DMXZone.com just released a 1.0.2 update to their popular Google Sitemap Generator extension for Dreamweaver versions 4, MX and MX 2004. Developed by DMXZone’s own George Petrov, this free DW extension crawls your site- and builds an XML site map that’s all ready for submission to Google’s new Sitemap service. If you haven’t explored Google’s Sitemap service yet, it’s a great way to improve your content’s visibility in Google, helping to update the popular search engine more effectively when your site content changes. Relevant traffic == a very good thing. ;-)
Archive for June, 2005
Found an interesting article at StopDesign on ‘zoom layouts’ today, a strategy (IIRC) originally proposed by Joe Clark for making your site design(s) more accessible to low-vision users (who may not use screen readers). Now I’ll be the first to admit my own prior strategy in this respect was simply to ensure that site visitors could leverage text zooming/scroll wheel controls for font sizes as required, but what if you want to provide more granular control over the regions of your page to be ‘zoomed’? If so, then click the links above for some brain food.
If the recent podcasting hype has you wondering how to dive in on a do-it-yourself level, here’s a link you may be interested in- Brandon Fuller’s ‘MT-Enclosures’ plug-in for Movable Type, updated within the last week. Installation is straightforward, but you will need to have Perl 5.8.5 or greater, Movable Type 2.x or 3.x, and the “Storable” Perl module installed on your server. Also, note that this plug-in does not work with dynamic MT pages, only static pages (check your current setting in the ‘Templates’ section of your Movable Type administrator). I haven’t deployed it yet – just setting it up on my staging server – but it looks pretty solid for getting your ‘blog framework tuned up to accept podcast/audioblog content.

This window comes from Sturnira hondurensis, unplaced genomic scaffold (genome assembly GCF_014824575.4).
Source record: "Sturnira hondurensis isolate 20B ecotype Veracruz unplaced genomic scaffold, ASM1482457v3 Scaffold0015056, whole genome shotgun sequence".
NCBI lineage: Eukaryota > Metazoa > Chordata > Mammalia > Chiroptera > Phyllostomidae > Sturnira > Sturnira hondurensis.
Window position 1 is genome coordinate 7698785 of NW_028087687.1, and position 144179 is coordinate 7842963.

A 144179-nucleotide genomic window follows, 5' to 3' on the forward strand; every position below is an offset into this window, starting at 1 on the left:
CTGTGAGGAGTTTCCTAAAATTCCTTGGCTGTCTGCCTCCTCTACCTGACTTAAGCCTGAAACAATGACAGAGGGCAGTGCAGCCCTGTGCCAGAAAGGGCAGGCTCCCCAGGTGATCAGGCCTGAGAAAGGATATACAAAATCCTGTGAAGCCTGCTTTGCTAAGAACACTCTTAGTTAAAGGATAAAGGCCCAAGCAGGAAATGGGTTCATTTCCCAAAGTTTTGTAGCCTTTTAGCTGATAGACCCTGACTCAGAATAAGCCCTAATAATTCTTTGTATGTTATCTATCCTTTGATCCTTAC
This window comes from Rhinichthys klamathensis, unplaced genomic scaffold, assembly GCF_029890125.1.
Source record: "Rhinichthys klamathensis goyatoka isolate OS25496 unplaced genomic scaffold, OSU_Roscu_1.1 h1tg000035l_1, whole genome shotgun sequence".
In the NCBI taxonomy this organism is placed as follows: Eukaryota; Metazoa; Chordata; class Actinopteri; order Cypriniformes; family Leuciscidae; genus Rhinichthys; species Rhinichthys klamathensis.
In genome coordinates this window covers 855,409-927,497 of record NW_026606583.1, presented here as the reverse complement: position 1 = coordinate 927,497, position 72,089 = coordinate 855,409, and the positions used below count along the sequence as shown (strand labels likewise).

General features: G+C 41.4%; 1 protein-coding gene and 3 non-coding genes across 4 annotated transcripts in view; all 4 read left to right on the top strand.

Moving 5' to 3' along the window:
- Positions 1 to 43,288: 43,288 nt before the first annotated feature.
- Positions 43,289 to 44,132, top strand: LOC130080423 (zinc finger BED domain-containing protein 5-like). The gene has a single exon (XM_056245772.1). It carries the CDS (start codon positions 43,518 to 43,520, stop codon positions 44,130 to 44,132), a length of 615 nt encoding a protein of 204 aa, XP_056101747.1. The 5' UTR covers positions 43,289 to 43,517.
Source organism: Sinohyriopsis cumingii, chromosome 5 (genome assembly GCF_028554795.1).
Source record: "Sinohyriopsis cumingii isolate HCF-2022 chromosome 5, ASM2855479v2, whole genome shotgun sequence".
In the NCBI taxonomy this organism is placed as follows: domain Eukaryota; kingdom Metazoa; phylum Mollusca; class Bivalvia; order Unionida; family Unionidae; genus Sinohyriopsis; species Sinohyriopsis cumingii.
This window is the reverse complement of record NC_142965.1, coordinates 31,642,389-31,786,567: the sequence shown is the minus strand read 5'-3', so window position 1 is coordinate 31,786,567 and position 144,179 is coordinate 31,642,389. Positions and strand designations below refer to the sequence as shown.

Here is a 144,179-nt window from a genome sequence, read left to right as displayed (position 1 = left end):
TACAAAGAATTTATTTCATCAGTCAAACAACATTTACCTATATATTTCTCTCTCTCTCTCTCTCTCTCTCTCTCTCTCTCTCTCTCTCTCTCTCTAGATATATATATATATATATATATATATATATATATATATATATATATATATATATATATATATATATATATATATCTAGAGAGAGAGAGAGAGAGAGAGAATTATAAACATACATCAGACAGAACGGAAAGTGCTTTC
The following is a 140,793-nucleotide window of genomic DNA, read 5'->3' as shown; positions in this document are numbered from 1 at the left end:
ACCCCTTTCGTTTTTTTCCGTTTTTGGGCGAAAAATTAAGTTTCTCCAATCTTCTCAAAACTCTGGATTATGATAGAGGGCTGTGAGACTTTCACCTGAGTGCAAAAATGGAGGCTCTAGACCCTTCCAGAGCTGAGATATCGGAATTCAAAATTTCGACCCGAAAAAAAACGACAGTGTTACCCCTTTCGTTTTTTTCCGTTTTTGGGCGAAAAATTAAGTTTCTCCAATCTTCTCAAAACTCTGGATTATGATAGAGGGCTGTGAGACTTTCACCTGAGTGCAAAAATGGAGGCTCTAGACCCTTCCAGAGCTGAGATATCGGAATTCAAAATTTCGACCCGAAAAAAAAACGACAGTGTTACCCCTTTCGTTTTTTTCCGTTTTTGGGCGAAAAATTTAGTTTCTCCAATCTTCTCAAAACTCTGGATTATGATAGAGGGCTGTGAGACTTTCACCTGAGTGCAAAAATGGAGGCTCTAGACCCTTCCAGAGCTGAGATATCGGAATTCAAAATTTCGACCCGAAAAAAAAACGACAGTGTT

If you’ve got on-the-street experience with this plug-in, then by all means bang out a comment below and let me know your opinions… thx!
Then try out these little ‘codelets’ available from SimplyHired – lightweight, customizable JS code that puts a customizable job search form on your site (visit SimplyHired’s beta website here to build your own). I’ve embedded a few on this post that let you search thru available job opportunities for Flash, Dreamweaver and ColdFusion developers. Click the ‘More’ link and enjoy!
Vermont developer Contois Music & Technology filed a suit against Apple Computer last week over the interface for Apple’s iTunes- alleging that owner David Contois’ demos of an early interface for ‘controlling media playback’ at trade events between ’95 and ’96 were hijacked by future Apple employees. Although this really seems a case of ‘too little, too late’ to me, one has to wonder how this could affect the future of the popular MP3 jukebox- which (as noted in this post by Eric Dolecki paraphrasing a recent Adam Curry podcast) seems poised to take on the podcasting wave by storm in short order.